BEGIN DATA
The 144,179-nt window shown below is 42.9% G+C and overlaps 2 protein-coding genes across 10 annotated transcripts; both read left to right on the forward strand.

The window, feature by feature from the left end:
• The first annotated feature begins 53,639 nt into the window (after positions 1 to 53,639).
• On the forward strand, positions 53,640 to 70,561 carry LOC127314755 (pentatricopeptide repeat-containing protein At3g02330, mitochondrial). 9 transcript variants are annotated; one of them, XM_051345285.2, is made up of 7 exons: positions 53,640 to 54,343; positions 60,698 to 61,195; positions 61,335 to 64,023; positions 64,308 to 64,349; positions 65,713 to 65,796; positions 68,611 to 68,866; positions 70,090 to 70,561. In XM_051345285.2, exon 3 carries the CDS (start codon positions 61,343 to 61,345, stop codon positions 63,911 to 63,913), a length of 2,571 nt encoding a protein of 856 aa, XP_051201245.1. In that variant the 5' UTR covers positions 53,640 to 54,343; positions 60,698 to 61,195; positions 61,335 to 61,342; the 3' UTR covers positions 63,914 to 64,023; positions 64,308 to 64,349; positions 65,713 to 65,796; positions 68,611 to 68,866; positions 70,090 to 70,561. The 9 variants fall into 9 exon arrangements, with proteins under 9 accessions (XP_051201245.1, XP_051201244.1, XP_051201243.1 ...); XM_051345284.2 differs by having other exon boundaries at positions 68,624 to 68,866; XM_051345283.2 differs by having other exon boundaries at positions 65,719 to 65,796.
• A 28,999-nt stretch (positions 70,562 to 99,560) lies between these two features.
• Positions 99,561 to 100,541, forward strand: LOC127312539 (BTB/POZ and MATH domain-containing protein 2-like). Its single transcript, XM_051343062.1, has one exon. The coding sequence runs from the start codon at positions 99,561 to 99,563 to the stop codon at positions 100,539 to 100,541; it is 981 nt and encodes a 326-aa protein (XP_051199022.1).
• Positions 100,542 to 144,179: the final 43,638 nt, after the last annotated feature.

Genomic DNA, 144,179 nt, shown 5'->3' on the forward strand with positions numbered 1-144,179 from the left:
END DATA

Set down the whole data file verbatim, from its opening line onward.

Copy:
The 144,179-nt window shown below is 42.9% G+C and overlaps 2 protein-coding genes across 10 annotated transcripts; both read left to right on the forward strand.

The window, feature by feature from the left end:
• The first annotated feature begins 53,639 nt into the window (after positions 1 to 53,639).
• On the forward strand, positions 53,640 to 70,561 carry LOC127314755 (pentatricopeptide repeat-containing protein At3g02330, mitochondrial). 9 transcript variants are annotated; one of them, XM_051345285.2, is made up of 7 exons: positions 53,640 to 54,343; positions 60,698 to 61,195; positions 61,335 to 64,023; positions 64,308 to 64,349; positions 65,713 to 65,796; positions 68,611 to 68,866; positions 70,090 to 70,561. In XM_051345285.2, exon 3 carries the CDS (start codon positions 61,343 to 61,345, stop codon positions 63,911 to 63,913), a length of 2,571 nt encoding a protein of 856 aa, XP_051201245.1. In that variant the 5' UTR covers positions 53,640 to 54,343; positions 60,698 to 61,195; positions 61,335 to 61,342; the 3' UTR covers positions 63,914 to 64,023; positions 64,308 to 64,349; positions 65,713 to 65,796; positions 68,611 to 68,866; positions 70,090 to 70,561. The 9 variants fall into 9 exon arrangements, with proteins under 9 accessions (XP_051201245.1, XP_051201244.1, XP_051201243.1 ...); XM_051345284.2 differs by having other exon boundaries at positions 68,624 to 68,866; XM_051345283.2 differs by having other exon boundaries at positions 65,719 to 65,796.
• A 28,999-nt stretch (positions 70,562 to 99,560) lies between these two features.
• Positions 99,561 to 100,541, forward strand: LOC127312539 (BTB/POZ and MATH domain-containing protein 2-like). Its single transcript, XM_051343062.1, has one exon. The coding sequence runs from the start codon at positions 99,561 to 99,563 to the stop codon at positions 100,539 to 100,541; it is 981 nt and encodes a 326-aa protein (XP_051199022.1).
• Positions 100,542 to 144,179: the final 43,638 nt, after the last annotated feature.

Genomic DNA, 144,179 nt, shown 5'->3' on the forward strand with positions numbered 1-144,179 from the left: